International Symposium on Environmental Geochemistry (ISEG) 2012

ORAL - Arsenic Speciation in Waters draining Historical Alaskan Mine Sites.

K W Torrance, H E Keenan, L Munk, B Hagedorn, Dr Bin Chen and Dr Warren T Corns (PSA)

Alaska has approximately 6,800 abandoned hardrock mines. It continues to be an active exploration target of mining companies, with several large mine projects in the permitting stage. The environmental impact of these projects is hotly debated, in part because of the legacy of contaminated mining lands in the state. Arsenopyrite is a ubiquitous accessory mineral in many Alaskan ore deposits and consequently, water draining abandoned mine sites is frequently elevated in arsenic. The mobility of arsenic in such water systems is largely controlled by the valence state of the arsenic species present and speciation is therefore an important tool in predicting the environmental impact of mine drainage.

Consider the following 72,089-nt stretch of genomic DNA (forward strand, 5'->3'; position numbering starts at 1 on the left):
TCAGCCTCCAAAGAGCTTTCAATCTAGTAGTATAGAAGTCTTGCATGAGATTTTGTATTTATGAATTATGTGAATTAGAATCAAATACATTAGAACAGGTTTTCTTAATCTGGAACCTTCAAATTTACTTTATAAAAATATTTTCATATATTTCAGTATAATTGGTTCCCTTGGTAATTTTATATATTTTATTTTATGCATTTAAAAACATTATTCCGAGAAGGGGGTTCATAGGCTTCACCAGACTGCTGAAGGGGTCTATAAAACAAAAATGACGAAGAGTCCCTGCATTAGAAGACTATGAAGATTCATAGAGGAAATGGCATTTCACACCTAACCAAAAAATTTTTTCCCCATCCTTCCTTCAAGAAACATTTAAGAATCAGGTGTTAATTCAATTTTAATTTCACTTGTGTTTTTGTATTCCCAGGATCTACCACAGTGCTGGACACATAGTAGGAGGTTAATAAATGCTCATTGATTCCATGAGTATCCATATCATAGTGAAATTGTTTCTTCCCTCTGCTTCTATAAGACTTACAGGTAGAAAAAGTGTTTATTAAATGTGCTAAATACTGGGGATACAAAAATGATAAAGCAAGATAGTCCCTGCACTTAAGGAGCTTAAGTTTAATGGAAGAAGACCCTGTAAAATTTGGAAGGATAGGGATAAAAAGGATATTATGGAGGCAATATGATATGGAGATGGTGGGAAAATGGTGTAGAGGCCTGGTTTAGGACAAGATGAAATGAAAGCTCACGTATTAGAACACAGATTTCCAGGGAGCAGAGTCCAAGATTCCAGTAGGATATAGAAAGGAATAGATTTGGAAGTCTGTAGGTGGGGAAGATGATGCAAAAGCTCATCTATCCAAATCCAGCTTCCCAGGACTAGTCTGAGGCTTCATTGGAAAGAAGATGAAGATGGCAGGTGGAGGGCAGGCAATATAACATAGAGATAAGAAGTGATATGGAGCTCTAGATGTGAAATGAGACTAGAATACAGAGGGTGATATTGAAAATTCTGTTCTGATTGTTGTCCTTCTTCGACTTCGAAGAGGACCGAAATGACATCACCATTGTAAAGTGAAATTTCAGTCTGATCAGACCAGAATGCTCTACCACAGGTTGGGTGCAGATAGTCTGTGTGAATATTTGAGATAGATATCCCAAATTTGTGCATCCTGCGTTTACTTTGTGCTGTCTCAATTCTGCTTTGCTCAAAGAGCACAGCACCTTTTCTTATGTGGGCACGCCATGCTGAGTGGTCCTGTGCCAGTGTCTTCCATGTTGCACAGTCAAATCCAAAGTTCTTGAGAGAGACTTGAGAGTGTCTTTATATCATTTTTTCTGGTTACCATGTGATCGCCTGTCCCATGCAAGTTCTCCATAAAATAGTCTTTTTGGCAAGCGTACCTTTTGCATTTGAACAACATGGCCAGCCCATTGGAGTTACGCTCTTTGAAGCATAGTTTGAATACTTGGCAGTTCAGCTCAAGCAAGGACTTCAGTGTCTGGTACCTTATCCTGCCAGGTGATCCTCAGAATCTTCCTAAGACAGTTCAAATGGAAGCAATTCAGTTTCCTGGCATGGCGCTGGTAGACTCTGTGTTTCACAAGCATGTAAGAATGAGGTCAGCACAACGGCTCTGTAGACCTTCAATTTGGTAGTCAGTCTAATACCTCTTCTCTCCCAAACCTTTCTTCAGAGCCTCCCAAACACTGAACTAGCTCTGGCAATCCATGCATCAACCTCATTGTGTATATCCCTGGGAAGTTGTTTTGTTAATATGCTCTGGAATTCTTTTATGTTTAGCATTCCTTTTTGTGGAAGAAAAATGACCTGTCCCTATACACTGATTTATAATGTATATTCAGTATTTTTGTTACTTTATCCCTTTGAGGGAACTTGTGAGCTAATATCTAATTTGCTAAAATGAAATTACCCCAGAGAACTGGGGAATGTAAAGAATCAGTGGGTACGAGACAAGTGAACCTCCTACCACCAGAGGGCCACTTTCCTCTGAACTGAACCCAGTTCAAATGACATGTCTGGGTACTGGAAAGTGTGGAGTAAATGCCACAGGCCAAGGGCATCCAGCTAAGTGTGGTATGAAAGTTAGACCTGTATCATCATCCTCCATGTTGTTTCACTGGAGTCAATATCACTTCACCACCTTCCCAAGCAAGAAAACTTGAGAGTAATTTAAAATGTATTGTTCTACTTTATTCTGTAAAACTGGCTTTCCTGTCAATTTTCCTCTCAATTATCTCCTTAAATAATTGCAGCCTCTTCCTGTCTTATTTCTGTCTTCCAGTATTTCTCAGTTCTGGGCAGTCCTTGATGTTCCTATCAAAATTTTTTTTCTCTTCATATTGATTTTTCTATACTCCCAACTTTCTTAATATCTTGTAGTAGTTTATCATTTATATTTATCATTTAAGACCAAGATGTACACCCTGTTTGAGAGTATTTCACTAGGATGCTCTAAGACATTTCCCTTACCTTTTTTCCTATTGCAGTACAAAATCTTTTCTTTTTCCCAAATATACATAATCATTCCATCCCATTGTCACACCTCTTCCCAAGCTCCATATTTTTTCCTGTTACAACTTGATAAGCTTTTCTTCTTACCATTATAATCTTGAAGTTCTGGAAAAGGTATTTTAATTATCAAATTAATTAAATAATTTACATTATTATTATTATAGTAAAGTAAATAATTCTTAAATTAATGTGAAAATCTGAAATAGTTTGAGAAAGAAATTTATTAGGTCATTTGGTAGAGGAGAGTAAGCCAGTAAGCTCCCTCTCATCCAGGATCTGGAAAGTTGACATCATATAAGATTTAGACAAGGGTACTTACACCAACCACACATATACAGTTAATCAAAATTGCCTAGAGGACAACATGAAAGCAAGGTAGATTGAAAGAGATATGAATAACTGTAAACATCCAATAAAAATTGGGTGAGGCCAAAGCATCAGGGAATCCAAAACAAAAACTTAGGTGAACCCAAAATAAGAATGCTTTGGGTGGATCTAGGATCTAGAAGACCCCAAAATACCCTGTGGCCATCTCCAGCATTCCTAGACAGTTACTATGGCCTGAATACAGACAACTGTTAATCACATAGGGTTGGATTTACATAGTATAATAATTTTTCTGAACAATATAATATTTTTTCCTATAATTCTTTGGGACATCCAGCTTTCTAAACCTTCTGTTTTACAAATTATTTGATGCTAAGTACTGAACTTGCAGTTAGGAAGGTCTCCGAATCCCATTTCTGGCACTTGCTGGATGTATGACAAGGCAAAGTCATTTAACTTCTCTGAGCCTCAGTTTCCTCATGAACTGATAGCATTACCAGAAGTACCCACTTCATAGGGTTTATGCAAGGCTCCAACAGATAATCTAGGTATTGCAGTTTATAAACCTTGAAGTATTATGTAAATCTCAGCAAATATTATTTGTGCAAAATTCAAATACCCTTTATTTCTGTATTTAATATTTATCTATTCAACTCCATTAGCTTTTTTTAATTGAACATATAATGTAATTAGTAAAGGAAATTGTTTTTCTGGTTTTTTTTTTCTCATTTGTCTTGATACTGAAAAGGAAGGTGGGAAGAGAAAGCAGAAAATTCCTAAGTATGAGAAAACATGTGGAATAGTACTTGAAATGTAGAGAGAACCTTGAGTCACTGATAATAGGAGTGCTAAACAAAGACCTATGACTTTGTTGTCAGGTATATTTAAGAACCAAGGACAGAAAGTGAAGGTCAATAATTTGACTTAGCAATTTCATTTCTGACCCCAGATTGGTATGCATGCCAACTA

To investigate arsenic speciation, water samples were collected at four historical mining sites in Alaska; Lucky Shot mine, Red Devil Mine, Golden Zone and the Hi-Yu mine, from streams and adits draining mine workings and tailings piles. Sites were selected based on their sulphide mineralogy and the presence of other potentially toxic metals, such as Sb and Hg in the system. Arsenic species were separated in the field using anion-exchange chromatography, for later analysis by ICP-MS and hydride generation atomic fluorescence spectrometry.

At all sites, the dominant inorganic arsenic species was arsenite, (As(III)), even though the arsenate (As(V)) species should be stable at the measured pH and Eh. This suggests that arsenite species are more readily absorbed and consequently less mobile. The effect of other metal species, such as Sb(III) may also impact arsenic speciation. Stable isotope analysis of water samples indicates that the water these sites has a short residence time, limiting the time for thermodynamical equilibrium to be attained and further favouring the predominance of arsenite species at the expense of arsenate. Suggestions for possible remediation options are provided for the site that limits the mobility of all potentially toxic metals.

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